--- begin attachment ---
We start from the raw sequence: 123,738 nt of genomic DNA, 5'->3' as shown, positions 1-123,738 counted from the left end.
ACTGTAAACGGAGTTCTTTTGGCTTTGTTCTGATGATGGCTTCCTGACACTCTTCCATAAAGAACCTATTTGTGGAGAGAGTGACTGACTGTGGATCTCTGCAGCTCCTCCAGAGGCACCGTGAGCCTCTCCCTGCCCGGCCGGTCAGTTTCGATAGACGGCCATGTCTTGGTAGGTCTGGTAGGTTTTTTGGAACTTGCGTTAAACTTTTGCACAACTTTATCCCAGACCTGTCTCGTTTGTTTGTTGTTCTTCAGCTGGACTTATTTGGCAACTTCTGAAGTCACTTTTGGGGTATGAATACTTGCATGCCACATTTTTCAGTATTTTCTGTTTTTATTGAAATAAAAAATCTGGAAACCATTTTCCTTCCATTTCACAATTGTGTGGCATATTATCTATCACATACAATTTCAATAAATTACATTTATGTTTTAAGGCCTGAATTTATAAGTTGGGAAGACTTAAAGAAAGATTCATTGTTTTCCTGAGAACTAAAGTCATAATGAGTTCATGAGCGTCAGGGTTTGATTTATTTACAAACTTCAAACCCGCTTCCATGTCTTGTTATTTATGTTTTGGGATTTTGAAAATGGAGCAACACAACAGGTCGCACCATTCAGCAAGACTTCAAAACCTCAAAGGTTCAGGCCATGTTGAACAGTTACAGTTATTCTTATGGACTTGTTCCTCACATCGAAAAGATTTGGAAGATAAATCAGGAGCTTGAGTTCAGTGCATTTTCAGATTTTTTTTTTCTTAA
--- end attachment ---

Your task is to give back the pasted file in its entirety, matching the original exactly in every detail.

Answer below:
We start from the raw sequence: 123,738 nt of genomic DNA, 5'->3' as shown, positions 1-123,738 counted from the left end.
ACTGTAAACGGAGTTCTTTTGGCTTTGTTCTGATGATGGCTTCCTGACACTCTTCCATAAAGAACCTATTTGTGGAGAGAGTGACTGACTGTGGATCTCTGCAGCTCCTCCAGAGGCACCGTGAGCCTCTCCCTGCCCGGCCGGTCAGTTTCGATAGACGGCCATGTCTTGGTAGGTCTGGTAGGTTTTTTGGAACTTGCGTTAAACTTTTGCACAACTTTATCCCAGACCTGTCTCGTTTGTTTGTTGTTCTTCAGCTGGACTTATTTGGCAACTTCTGAAGTCACTTTTGGGGTATGAATACTTGCATGCCACATTTTTCAGTATTTTCTGTTTTTATTGAAATAAAAAATCTGGAAACCATTTTCCTTCCATTTCACAATTGTGTGGCATATTATCTATCACATACAATTTCAATAAATTACATTTATGTTTTAAGGCCTGAATTTATAAGTTGGGAAGACTTAAAGAAAGATTCATTGTTTTCCTGAGAACTAAAGTCATAATGAGTTCATGAGCGTCAGGGTTTGATTTATTTACAAACTTCAAACCCGCTTCCATGTCTTGTTATTTATGTTTTGGGATTTTGAAAATGGAGCAACACAACAGGTCGCACCATTCAGCAAGACTTCAAAACCTCAAAGGTTCAGGCCATGTTGAACAGTTACAGTTATTCTTATGGACTTGTTCCTCACATCGAAAAGATTTGGAAGATAAATCAGGAGCTTGAGTTCAGTGCATTTTCAGATTTTTTTTTTCTTAA